When it comes to which characteristics people consider the most important for being successful in the working world, we hear same traits cited so often, it becomes like a litany.
A recent survey of ~500 business managers in the communications and technology fields, conducted by digital education company Hyper Island, confirms it yet again.
When the survey respondents were asked to identify which traits were most important, here were their top answers:
- A winning personality (e.g., creative, open-minded, positive): ~78% identified as among the most desirable traits.
- Cultural alignment (making decisions that reflect the values shared with their organization): ~53% identified as among the most desirable traits.
- The skill-sets of the worker: Only ~39% identified this as the most important trait.
Regarding skill-sets, it seems that despite the inexorable increase in technical expertise and acumen required of workers in nearly every business discipline, many people continue to believe that personality, attitude and a team mentality trump capabilities and expertise.
In other words, it’s the notion that it’s easier to educate someone with a positive attitude than it is to work with someone who really knows his or her stuff, but has a bad attitude, is a wet dishrag, or whatever.
Well, hold that thought. Because now we have new research from analysts at the University of Pennsylvania and the University of Illinois which is giving us another angle to consider.
In their studies, these researchers have found that workers with “net-negative” personality traits appear to be more efficient in their jobs than those who possess “net-positive” personalities.
What’s going on?
To come to this conclusion, the university researchers had their study participants meticulously document all of their activities over a prescribed period of time, along with completing a survey that measured attitudes about their jobs, their workplace and their colleagues.
As it turns out, it’s not that one group puts in more time than the other at the office. It’s that workers with “sunnier” dispositions are more open to performing tasks that may be outside of their comfort zone.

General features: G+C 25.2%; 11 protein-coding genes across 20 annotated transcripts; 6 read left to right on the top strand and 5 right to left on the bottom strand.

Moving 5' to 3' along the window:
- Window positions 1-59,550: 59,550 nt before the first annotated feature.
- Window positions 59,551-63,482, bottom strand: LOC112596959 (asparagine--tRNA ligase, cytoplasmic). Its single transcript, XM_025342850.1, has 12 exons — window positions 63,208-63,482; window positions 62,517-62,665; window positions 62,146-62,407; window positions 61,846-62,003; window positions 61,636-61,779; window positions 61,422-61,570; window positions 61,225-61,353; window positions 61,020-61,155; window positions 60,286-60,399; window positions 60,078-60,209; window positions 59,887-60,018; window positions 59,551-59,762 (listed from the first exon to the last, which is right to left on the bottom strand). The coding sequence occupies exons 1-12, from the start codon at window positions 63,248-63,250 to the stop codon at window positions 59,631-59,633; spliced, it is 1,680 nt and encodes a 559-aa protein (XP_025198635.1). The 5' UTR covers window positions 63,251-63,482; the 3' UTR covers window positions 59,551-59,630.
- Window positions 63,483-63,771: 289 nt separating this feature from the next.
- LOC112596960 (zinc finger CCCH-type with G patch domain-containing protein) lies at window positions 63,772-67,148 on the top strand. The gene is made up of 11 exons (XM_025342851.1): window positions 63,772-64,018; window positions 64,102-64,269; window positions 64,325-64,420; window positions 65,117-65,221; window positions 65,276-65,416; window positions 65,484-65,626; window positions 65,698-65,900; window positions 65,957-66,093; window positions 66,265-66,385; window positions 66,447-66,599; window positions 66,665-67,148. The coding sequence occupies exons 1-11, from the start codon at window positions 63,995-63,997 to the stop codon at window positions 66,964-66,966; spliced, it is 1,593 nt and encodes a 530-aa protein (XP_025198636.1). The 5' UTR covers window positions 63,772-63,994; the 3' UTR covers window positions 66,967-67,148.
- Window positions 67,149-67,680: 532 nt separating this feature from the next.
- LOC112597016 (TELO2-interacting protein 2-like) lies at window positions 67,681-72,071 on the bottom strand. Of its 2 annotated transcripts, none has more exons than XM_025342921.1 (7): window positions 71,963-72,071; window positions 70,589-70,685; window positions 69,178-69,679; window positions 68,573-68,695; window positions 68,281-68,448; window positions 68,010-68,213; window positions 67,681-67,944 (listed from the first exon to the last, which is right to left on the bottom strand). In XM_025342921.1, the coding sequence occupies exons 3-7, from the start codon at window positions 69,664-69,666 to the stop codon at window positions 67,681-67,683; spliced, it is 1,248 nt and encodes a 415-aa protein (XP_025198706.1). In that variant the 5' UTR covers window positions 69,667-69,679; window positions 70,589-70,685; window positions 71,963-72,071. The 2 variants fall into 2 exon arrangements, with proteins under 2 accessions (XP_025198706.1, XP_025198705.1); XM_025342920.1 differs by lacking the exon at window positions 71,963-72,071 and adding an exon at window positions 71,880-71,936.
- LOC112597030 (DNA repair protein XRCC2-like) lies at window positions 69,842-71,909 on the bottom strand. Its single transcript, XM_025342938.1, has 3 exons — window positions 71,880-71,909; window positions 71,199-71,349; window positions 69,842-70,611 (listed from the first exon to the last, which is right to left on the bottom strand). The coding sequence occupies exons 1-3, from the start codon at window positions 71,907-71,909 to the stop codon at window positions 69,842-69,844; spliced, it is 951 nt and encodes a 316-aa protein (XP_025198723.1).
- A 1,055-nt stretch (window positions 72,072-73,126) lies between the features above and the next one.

They’re more inclined to “have a go” at different activities, because they’re naturally more curious … and more willing to step in and support the larger work team.
… Especially if their boss requests it.
By contrast, grumpier employees are less open to novelty … more suspicious of taking on other tasks … and more likely to put up subtle (or not-so-subtle) psychological barriers when it comes to being approachable about taking on those tasks.
By their behavior and body language, they may often be successful in dissuading their superiors from even asking them to take on new and different job tasks.
And if they’re asked, they’re less likely to acquiesce.
As a result, these employees tend to spend more time on a fewer variety of tasks – the ones they already know. Which, in turn, makes them more likely to further hone their skills in those areas.
I don’t think these new findings challenge the underlying idea that employees with a positive attitude are a strong asset to companies.
But perhaps a smidgeon more credit may be due to the employees who are on the other end of the scale. When you find them sitting alone in the break room, or avoiding gathering around the water cooler, they may be investing more amount of time in their work tasks — and developing a higher level of skill as a result.
I guess every cloud has a silver lining …